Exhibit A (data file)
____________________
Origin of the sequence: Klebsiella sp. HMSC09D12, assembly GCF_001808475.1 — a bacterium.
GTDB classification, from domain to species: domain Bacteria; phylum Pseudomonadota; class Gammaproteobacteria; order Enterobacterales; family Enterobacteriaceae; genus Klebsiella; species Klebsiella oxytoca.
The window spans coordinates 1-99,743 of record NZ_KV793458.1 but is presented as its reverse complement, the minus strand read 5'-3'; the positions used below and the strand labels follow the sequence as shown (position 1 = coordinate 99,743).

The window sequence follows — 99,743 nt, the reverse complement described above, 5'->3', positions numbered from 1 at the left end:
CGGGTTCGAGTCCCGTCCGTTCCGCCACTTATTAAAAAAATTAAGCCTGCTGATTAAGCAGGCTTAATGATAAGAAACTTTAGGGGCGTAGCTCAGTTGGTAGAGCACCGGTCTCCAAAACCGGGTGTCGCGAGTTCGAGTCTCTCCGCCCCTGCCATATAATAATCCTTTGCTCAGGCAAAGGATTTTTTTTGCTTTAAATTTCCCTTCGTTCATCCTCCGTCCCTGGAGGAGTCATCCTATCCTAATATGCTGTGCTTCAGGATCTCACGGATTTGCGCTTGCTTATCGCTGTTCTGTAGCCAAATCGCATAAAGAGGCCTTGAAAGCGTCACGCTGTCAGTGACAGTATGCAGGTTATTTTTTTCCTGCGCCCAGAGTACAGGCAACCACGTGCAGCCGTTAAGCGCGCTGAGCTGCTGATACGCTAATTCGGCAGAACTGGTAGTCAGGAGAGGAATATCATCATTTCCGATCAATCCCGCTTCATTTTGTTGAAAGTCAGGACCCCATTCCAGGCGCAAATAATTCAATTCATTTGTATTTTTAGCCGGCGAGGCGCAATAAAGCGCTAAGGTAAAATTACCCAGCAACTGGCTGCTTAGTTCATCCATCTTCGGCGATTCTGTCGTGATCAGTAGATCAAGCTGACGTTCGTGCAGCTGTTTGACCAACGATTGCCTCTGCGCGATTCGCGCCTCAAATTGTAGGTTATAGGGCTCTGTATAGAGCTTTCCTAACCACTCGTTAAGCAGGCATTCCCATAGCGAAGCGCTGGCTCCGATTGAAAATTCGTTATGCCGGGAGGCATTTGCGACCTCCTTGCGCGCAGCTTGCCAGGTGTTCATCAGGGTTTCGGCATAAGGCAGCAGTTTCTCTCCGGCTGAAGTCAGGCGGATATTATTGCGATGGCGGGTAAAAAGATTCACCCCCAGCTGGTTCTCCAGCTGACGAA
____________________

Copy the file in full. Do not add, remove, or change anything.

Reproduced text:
Origin of the sequence: Klebsiella sp. HMSC09D12, assembly GCF_001808475.1 — a bacterium.
GTDB classification, from domain to species: domain Bacteria; phylum Pseudomonadota; class Gammaproteobacteria; order Enterobacterales; family Enterobacteriaceae; genus Klebsiella; species Klebsiella oxytoca.
The window spans coordinates 1-99,743 of record NZ_KV793458.1 but is presented as its reverse complement, the minus strand read 5'-3'; the positions used below and the strand labels follow the sequence as shown (position 1 = coordinate 99,743).

The window sequence follows — 99,743 nt, the reverse complement described above, 5'->3', positions numbered from 1 at the left end:
CGGGTTCGAGTCCCGTCCGTTCCGCCACTTATTAAAAAAATTAAGCCTGCTGATTAAGCAGGCTTAATGATAAGAAACTTTAGGGGCGTAGCTCAGTTGGTAGAGCACCGGTCTCCAAAACCGGGTGTCGCGAGTTCGAGTCTCTCCGCCCCTGCCATATAATAATCCTTTGCTCAGGCAAAGGATTTTTTTTGCTTTAAATTTCCCTTCGTTCATCCTCCGTCCCTGGAGGAGTCATCCTATCCTAATATGCTGTGCTTCAGGATCTCACGGATTTGCGCTTGCTTATCGCTGTTCTGTAGCCAAATCGCATAAAGAGGCCTTGAAAGCGTCACGCTGTCAGTGACAGTATGCAGGTTATTTTTTTCCTGCGCCCAGAGTACAGGCAACCACGTGCAGCCGTTAAGCGCGCTGAGCTGCTGATACGCTAATTCGGCAGAACTGGTAGTCAGGAGAGGAATATCATCATTTCCGATCAATCCCGCTTCATTTTGTTGAAAGTCAGGACCCCATTCCAGGCGCAAATAATTCAATTCATTTGTATTTTTAGCCGGCGAGGCGCAATAAAGCGCTAAGGTAAAATTACCCAGCAACTGGCTGCTTAGTTCATCCATCTTCGGCGATTCTGTCGTGATCAGTAGATCAAGCTGACGTTCGTGCAGCTGTTTGACCAACGATTGCCTCTGCGCGATTCGCGCCTCAAATTGTAGGTTATAGGGCTCTGTATAGAGCTTTCCTAACCACTCGTTAAGCAGGCATTCCCATAGCGAAGCGCTGGCTCCGATTGAAAATTCGTTATGCCGGGAGGCATTTGCGACCTCCTTGCGCGCAGCTTGCCAGGTGTTCATCAGGGTTTCGGCATAAGGCAGCAGTTTCTCTCCGGCTGAAGTCAGGCGGATATTATTGCGATGGCGGGTAAAAAGATTCACCCCCAGCTGGTTCTCCAGCTGACGAA